|Chair of the Republican National Committee|
June 17, 1932 – June 5, 1934
|Preceded by||Simeon D. Fess|
|Succeeded by||Henry P. Fletcher|
|Secretary to the President|
March 4, 1925 – March 4, 1929
|Preceded by||C. Bascom Slemp|
|Succeeded by||George E. Akerson|
|Member of the U.S. House of Representatives|
from Indiana's 5th district
March 4, 1917 – March 3, 1925
|Preceded by||Ralph W. Moss|
|Succeeded by||Noble J. Johnson|
James Everett Sanders
March 8, 1882
Coalmont, Indiana, U.S.
|Died||May 12, 1950 (aged 68)|
Washington, D.C., U.S.
|Alma mater||Indiana State Normal School|
Born in Coalmont, Indiana, Sanders attended the Indiana State Normal School, now Indiana State University, and then graduated from Indiana University. He practiced law in Terre Haute, Indiana. From 1917 until 1925 Sanders represented Indiana in the United States Congress. He declined to be re-nominated in 1924, and instead became director of the Speakers' Bureau of the Republican National Committee. Subsequently, in 1925, he accepted the job and replaced C. Bascom Slemp as the personal secretary to President Coolidge early in his second term. During his time as presidential secretary (a position equivalent to the current White House Chief of Staff) Sanders amassed a collection of presidential speeches that became known as the 'Everett Sanders Papers', which contain speeches from June 22, 1925 until February 22, 1929. Sanders also became a member of the Alfalfa Club after 1926.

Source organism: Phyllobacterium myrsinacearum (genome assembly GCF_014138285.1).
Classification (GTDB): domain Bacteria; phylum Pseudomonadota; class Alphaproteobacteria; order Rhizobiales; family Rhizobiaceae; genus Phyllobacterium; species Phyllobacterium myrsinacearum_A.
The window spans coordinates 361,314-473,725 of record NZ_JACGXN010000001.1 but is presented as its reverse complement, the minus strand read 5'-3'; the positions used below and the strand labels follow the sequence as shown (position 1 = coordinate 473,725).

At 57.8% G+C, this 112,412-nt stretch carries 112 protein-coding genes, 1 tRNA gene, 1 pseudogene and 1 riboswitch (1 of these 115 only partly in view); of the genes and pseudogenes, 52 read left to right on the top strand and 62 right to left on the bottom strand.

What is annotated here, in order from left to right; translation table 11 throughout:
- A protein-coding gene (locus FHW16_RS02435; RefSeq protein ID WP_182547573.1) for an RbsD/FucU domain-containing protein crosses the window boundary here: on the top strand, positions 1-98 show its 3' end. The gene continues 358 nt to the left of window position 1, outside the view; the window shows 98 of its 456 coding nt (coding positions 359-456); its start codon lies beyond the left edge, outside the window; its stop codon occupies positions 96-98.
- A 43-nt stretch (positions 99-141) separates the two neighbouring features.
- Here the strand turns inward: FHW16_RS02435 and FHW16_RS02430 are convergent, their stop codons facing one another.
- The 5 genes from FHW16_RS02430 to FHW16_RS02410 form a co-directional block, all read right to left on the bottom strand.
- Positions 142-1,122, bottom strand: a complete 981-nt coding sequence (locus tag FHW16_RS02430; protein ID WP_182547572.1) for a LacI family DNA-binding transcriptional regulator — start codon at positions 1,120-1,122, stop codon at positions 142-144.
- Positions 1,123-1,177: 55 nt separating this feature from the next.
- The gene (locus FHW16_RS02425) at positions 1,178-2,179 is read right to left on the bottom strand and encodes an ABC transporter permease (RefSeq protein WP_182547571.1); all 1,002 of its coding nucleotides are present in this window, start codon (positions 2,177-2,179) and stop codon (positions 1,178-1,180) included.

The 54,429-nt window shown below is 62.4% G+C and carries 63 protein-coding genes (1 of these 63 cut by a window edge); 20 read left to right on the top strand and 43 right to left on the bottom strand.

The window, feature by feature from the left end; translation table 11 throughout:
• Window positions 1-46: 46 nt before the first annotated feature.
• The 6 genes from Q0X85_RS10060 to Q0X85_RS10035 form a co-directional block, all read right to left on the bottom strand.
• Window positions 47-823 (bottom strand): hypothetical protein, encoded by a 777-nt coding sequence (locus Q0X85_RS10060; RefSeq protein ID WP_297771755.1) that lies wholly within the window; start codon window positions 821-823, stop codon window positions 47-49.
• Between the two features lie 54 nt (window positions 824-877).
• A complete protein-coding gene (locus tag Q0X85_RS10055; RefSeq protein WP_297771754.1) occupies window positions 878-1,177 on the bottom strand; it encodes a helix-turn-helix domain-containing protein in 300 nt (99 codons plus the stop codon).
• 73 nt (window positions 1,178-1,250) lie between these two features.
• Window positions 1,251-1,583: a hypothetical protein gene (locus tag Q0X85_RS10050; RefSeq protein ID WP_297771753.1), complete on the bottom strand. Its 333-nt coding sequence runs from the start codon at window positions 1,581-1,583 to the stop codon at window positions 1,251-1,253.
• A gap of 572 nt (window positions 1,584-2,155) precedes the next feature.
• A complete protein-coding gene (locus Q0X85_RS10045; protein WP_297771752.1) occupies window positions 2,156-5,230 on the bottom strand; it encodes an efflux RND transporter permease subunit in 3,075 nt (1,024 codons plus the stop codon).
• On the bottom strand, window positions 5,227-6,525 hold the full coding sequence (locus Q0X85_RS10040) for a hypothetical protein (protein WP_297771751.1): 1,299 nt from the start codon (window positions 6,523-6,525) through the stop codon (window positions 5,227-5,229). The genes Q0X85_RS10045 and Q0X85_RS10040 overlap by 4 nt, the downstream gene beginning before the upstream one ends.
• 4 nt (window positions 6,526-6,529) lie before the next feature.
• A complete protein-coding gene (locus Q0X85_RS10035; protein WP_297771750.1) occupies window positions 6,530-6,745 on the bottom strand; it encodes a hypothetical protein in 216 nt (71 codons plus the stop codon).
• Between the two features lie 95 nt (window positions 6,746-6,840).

Sanders was so highly regarded that, after leaving the position in 1929 after Coolidge's second term, President Herbert Hoover appointed him to chair the Republican National Committee, a position he held from 1932 until he stepped down in 1934 after Hoover's disastrous re-election campaign.
- The Everett Sanders Papers retrieved on March 25, 2007.
|U.S. House of Representatives|
Ralph W. Moss
| Member of the U.S. House of Representatives
from Indiana's 5th congressional district
Noble J. Johnson